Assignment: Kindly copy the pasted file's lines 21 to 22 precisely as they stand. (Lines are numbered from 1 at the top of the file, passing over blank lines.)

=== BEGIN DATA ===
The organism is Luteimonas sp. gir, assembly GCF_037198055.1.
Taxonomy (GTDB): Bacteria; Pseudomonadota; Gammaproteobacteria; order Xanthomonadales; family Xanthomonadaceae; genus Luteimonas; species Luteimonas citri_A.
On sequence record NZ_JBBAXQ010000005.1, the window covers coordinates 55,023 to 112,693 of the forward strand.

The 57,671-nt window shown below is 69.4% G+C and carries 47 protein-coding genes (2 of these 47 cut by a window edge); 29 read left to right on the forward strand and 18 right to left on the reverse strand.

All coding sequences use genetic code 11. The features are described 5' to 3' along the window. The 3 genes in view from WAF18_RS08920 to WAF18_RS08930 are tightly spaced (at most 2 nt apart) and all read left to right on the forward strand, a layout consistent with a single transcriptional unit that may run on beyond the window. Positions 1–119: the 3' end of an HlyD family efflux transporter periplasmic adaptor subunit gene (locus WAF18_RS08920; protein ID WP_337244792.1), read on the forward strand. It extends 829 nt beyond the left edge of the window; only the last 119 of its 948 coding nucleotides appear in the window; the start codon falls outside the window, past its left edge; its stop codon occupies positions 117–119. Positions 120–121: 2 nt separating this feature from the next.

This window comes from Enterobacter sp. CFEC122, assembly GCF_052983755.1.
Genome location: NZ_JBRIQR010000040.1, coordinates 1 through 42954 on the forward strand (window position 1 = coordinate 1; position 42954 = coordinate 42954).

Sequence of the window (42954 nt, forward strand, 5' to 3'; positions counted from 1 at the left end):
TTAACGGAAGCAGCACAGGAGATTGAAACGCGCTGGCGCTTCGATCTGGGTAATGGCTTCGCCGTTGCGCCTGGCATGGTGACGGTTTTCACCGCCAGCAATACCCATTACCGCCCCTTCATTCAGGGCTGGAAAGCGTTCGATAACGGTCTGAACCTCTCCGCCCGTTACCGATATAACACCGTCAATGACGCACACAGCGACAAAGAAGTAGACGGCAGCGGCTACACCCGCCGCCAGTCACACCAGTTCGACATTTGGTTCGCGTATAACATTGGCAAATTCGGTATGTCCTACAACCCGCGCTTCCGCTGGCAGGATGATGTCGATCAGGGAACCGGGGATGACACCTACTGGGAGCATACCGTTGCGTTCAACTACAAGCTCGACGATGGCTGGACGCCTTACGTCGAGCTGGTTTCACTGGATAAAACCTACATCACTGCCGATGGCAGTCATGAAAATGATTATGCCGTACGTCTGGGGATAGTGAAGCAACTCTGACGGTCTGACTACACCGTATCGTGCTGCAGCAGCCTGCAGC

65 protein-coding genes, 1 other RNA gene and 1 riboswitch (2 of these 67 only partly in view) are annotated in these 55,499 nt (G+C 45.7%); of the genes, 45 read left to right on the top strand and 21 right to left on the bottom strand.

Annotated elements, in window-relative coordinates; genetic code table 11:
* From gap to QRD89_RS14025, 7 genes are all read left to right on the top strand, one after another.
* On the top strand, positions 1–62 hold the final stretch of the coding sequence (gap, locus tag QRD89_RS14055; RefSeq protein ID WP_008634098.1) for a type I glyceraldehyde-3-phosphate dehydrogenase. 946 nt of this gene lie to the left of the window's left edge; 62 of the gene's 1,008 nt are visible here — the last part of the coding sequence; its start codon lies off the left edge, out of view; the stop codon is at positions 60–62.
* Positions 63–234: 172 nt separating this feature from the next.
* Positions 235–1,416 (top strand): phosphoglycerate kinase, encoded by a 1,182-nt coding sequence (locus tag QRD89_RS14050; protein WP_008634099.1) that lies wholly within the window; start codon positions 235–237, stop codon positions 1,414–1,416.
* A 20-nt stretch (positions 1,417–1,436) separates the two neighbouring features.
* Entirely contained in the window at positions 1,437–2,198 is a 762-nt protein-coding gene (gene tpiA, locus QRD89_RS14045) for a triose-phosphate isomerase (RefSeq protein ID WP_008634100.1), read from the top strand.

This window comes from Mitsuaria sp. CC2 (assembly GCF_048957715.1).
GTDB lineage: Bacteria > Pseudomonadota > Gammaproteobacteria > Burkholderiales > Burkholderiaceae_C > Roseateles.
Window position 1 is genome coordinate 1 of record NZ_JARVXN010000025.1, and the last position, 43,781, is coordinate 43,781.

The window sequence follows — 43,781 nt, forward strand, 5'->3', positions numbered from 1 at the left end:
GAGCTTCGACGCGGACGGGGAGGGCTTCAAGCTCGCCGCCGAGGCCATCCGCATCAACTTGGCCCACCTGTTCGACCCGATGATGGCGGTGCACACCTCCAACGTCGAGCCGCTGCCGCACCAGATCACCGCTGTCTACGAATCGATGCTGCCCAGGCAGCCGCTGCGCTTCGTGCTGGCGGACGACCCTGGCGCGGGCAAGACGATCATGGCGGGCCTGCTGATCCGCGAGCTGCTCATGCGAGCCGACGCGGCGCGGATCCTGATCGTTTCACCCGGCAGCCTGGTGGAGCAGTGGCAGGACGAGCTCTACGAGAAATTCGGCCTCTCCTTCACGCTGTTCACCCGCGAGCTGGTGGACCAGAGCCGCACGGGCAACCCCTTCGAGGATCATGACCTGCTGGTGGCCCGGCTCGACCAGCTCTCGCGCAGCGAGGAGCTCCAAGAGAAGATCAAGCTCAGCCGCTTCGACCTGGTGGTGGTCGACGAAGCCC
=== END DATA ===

The window sequence follows — 43,781 nt, forward strand, 5'->3', positions numbered from 1 at the left end:
GAGCTTCGACGCGGACGGGGAGGGCTTCAAGCTCGCCGCCGAGGCCATCCGCATCAACTTGGCCCACCTGTTCGACCCGATGATGGCGGTGCACACCTCCAACGTCGAGCCGCTGCCGCACCAGATCACCGCTGTCTACGAATCGATGCTGCCCAGGCAGCCGCTGCGCTTCGTGCTGGCGGACGACCCTGGCGCGGGCAAGACGATCATGGCGGGCCTGCTGATCCGCGAGCTGCTCATGCGAGCCGACGCGGCGCGGATCCTGATCGTTTCACCCGGCAGCCTGGTGGAGCAGTGGCAGGACGAGCTCTACGAGAAATTCGGCCTCTCCTTCACGCTGTTCACCCGCGAGCTGGTGGACCAGAGCCGCACGGGCAACCCCTTCGAGGATCATGACCTGCTGGTGGCCCGGCTCGACCAGCTCTCGCGCAGCGAGGAGCTCCAAGAGAAGATCAAGCTCAGCCGCTTCGACCTGGTGGTGGTCGACGAAGCCC